As Mad Men counts its way down to the final episode, it has crossed my mind to hope that Don’s final fate isn’t that of the silhouette-man we’ve watched at the beginning of each episode, for seven heartrending seasons: a business suit-clad Don-like figure, plummeting his way off the side of a Madison Avenue skyscraper, down, down, down to the NYC sidewalk below. This season, it appears that many of the main characters have achieved much of the success they’ve been striving for. Has attaining career advancement and coming into money brought any of them the happiness they hoped it might?
Not as far as I can tell.
Not yet, at least.
On last week’s episode, “The Forecast”, Don is assigned the task of writing a kind of “Gettysburg Address”, forecasting what’s next for the company that absorbed SCDP, McCann. He spends the entire episode chewing on that idea, working through his own thoughts, and picking the brain of almost everyone he meets: his co-workers Ted, and Peggy, his secretary, his real estate agent, current magazines, and even his daughter Sally, and her friends. Is it enough just to work for more and bigger projects, or for a promotion, or bigger clients? Is fame where it’s at? Is it possible to create something of lasting value? Are “my job” and “the meaning of life” totally unrelated concepts?
We’ll have to stay tuned to see how Don answers these questions, but my guess is, that being the Ad Man that he is, his answer will incorporate truth, hope, and glamour, as well as smoke and mirrors. Don’s gift lies in his ability to take the everyday, ordinary moments of life, and spin them in such a way that we see the magic. His pitches resonate because we find that his words put their finger right on the pulse of our longing. They warm our hearts, and give us hope. Don paints iconic, almost sacred pictures of small moments in life, all the while we watch him struggling in his own personal life to free himself from the chains of his own destructive behavior patterns .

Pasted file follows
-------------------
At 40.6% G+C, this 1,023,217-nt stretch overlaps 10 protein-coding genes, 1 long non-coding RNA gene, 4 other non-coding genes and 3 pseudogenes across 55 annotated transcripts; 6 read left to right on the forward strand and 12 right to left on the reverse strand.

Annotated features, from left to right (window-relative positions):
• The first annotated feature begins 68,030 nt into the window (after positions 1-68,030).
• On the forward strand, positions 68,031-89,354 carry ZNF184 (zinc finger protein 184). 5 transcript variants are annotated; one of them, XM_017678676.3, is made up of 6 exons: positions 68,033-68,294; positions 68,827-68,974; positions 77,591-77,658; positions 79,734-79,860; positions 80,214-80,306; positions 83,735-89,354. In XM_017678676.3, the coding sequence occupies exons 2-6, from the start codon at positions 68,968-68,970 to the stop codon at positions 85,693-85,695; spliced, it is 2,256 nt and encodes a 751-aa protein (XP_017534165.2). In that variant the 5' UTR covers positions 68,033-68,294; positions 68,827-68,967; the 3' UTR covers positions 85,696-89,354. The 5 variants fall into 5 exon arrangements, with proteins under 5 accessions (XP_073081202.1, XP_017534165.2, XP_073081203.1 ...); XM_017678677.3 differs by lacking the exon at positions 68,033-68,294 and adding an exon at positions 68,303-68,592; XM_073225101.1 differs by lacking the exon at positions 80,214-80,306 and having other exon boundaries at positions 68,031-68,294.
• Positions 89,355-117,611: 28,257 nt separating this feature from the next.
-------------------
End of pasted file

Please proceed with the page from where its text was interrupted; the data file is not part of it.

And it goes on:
Life is short…and so are the final days of the final season of Mad Men. Each day we are given in this life is worthy of being celebrated, in my opinion, and if you’ve enjoyed this TV series as much as I have, why not turn these final episodes into an excuse to have a little party, even if it’s only for yourself? And if you have a friend or a significant other who enjoys watching the show with you, well, then, so much the better! To make your viewing experience just a little more special, here’s a snack that couldn’t be MORE reminiscent of this time period.
I’m calling this recipe, “The Final Cheese Ball” because…well…it made me laugh. It’s actually in honor of the Final Season of Mad Men. But it doesn’t have to be YOUR Final Cheese Ball. You can make it as often as you like. As best I can recall, it was hard to have a get-together in the late 60’s/early 70’s, without the appearance of the Ubiquitous Cheese Ball. But if you lost your grandma’s recipe, I’ve got you covered!
Recipe note: I used Cabot Cheddar Cheese, because it’s my favorite. If you hate blue cheese, you could omit it, or cut down on the quantity.
The Final Cheese Ball
10 oz. cheddar cheese, cubed
1 1/2 8 oz. packages of cream cheese, softened
6 oz. blue cheese, crumbled
1 shallot, minced finely
1 t. Worcestershire sauce
1 T. Sriracha sauce
4 slices of bacon, fried, and crumbled
1 c. chopped pecans, divided
1/2 c. chopped parsley, divided
Pulse cheddar cheese in food processor until crumbly. Add cream cheese, blue cheese, shallot, Worcestershire sauce, and sriracha sauce, and pulse until smooth.
Add bacon, 1/2 c. pecans, 1/4 c. parsley and pulse until just blended.
Place in bowl lined with plastic, gather the plastic around the cheese, and form into a ball. Refrigerate at least 4 hours or overnight.
When ready to serve, mix remaining pecans and parsley on a large flat dish, and roll the cheese ball in them, to coat.